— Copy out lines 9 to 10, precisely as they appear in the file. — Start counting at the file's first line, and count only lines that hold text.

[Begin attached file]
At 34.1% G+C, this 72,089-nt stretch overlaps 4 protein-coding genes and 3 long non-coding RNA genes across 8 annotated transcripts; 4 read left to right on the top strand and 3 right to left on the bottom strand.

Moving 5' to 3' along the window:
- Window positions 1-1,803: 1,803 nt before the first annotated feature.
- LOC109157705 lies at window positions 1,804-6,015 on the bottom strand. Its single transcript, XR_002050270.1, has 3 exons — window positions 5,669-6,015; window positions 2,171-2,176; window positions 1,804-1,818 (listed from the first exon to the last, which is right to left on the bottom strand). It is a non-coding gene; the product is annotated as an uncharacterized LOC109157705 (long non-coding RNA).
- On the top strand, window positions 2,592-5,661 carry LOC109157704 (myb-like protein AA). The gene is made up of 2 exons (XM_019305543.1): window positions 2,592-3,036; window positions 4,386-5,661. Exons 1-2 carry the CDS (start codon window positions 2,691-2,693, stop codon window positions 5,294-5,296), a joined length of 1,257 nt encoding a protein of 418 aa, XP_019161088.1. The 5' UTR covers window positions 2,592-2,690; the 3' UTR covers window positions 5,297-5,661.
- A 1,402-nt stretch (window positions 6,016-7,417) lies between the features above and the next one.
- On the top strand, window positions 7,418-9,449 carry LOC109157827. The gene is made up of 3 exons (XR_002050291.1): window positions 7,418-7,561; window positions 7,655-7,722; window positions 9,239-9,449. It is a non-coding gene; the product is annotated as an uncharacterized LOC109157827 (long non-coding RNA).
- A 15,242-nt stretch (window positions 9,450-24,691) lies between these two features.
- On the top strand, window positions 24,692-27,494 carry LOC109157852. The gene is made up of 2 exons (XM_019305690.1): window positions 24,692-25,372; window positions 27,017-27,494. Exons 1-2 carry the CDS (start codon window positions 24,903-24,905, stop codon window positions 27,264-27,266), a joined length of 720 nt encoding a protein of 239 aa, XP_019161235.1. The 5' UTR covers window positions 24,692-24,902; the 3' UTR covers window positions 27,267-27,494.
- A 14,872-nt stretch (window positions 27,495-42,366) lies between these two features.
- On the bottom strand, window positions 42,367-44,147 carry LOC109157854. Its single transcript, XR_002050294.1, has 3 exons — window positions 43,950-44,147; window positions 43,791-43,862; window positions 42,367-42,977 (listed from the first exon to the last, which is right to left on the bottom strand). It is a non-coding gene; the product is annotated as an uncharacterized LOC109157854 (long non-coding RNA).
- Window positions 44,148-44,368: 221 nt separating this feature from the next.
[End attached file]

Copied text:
- On the top strand, window positions 24,692-27,494 carry LOC109157852. The gene is made up of 2 exons (XM_019305690.1): window positions 24,692-25,372; window positions 27,017-27,494. Exons 1-2 carry the CDS (start codon window positions 24,903-24,905, stop codon window positions 27,264-27,266), a joined length of 720 nt encoding a protein of 239 aa, XP_019161235.1. The 5' UTR covers window positions 24,692-24,902; the 3' UTR covers window positions 27,267-27,494.
- A 14,872-nt stretch (window positions 27,495-42,366) lies between these two features.